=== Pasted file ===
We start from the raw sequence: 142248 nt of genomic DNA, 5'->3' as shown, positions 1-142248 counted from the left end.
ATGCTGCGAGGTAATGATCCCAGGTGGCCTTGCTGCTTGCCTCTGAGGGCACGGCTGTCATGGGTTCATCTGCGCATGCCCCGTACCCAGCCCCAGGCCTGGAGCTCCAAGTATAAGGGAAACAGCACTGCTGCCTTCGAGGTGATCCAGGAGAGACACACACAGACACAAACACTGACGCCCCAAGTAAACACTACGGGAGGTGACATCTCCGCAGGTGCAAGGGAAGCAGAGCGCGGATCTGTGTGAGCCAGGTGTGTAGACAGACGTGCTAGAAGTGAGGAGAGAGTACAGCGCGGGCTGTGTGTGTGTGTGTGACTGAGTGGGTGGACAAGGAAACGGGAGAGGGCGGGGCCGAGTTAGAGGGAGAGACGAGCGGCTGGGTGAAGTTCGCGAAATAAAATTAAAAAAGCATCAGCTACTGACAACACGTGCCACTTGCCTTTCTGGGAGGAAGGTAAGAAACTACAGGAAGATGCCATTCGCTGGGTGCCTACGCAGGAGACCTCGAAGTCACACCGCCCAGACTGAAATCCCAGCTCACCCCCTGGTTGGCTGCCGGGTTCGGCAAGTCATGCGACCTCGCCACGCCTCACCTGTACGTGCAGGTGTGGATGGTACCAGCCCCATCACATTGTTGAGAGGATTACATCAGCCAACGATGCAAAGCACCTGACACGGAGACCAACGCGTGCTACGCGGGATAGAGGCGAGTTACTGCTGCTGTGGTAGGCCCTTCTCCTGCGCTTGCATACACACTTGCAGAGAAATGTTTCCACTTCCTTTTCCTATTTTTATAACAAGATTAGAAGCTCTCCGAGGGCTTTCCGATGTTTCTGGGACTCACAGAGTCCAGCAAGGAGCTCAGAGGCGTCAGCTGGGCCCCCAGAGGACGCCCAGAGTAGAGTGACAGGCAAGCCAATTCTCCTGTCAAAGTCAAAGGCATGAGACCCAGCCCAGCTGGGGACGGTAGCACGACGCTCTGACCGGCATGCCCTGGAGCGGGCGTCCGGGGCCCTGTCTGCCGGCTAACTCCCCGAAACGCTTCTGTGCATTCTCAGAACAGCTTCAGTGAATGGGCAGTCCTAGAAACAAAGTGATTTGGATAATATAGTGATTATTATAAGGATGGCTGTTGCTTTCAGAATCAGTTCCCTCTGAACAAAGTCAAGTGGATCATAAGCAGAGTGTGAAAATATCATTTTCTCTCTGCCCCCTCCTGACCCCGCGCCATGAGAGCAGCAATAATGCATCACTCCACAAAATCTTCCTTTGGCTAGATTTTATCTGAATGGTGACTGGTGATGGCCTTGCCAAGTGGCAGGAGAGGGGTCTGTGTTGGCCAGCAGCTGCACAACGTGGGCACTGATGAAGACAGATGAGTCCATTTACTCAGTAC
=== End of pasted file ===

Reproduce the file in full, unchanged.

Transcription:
We start from the raw sequence: 142248 nt of genomic DNA, 5'->3' as shown, positions 1-142248 counted from the left end.
ATGCTGCGAGGTAATGATCCCAGGTGGCCTTGCTGCTTGCCTCTGAGGGCACGGCTGTCATGGGTTCATCTGCGCATGCCCCGTACCCAGCCCCAGGCCTGGAGCTCCAAGTATAAGGGAAACAGCACTGCTGCCTTCGAGGTGATCCAGGAGAGACACACACAGACACAAACACTGACGCCCCAAGTAAACACTACGGGAGGTGACATCTCCGCAGGTGCAAGGGAAGCAGAGCGCGGATCTGTGTGAGCCAGGTGTGTAGACAGACGTGCTAGAAGTGAGGAGAGAGTACAGCGCGGGCTGTGTGTGTGTGTGTGACTGAGTGGGTGGACAAGGAAACGGGAGAGGGCGGGGCCGAGTTAGAGGGAGAGACGAGCGGCTGGGTGAAGTTCGCGAAATAAAATTAAAAAAGCATCAGCTACTGACAACACGTGCCACTTGCCTTTCTGGGAGGAAGGTAAGAAACTACAGGAAGATGCCATTCGCTGGGTGCCTACGCAGGAGACCTCGAAGTCACACCGCCCAGACTGAAATCCCAGCTCACCCCCTGGTTGGCTGCCGGGTTCGGCAAGTCATGCGACCTCGCCACGCCTCACCTGTACGTGCAGGTGTGGATGGTACCAGCCCCATCACATTGTTGAGAGGATTACATCAGCCAACGATGCAAAGCACCTGACACGGAGACCAACGCGTGCTACGCGGGATAGAGGCGAGTTACTGCTGCTGTGGTAGGCCCTTCTCCTGCGCTTGCATACACACTTGCAGAGAAATGTTTCCACTTCCTTTTCCTATTTTTATAACAAGATTAGAAGCTCTCCGAGGGCTTTCCGATGTTTCTGGGACTCACAGAGTCCAGCAAGGAGCTCAGAGGCGTCAGCTGGGCCCCCAGAGGACGCCCAGAGTAGAGTGACAGGCAAGCCAATTCTCCTGTCAAAGTCAAAGGCATGAGACCCAGCCCAGCTGGGGACGGTAGCACGACGCTCTGACCGGCATGCCCTGGAGCGGGCGTCCGGGGCCCTGTCTGCCGGCTAACTCCCCGAAACGCTTCTGTGCATTCTCAGAACAGCTTCAGTGAATGGGCAGTCCTAGAAACAAAGTGATTTGGATAATATAGTGATTATTATAAGGATGGCTGTTGCTTTCAGAATCAGTTCCCTCTGAACAAAGTCAAGTGGATCATAAGCAGAGTGTGAAAATATCATTTTCTCTCTGCCCCCTCCTGACCCCGCGCCATGAGAGCAGCAATAATGCATCACTCCACAAAATCTTCCTTTGGCTAGATTTTATCTGAATGGTGACTGGTGATGGCCTTGCCAAGTGGCAGGAGAGGGGTCTGTGTTGGCCAGCAGCTGCACAACGTGGGCACTGATGAAGACAGATGAGTCCATTTACTCAGTAC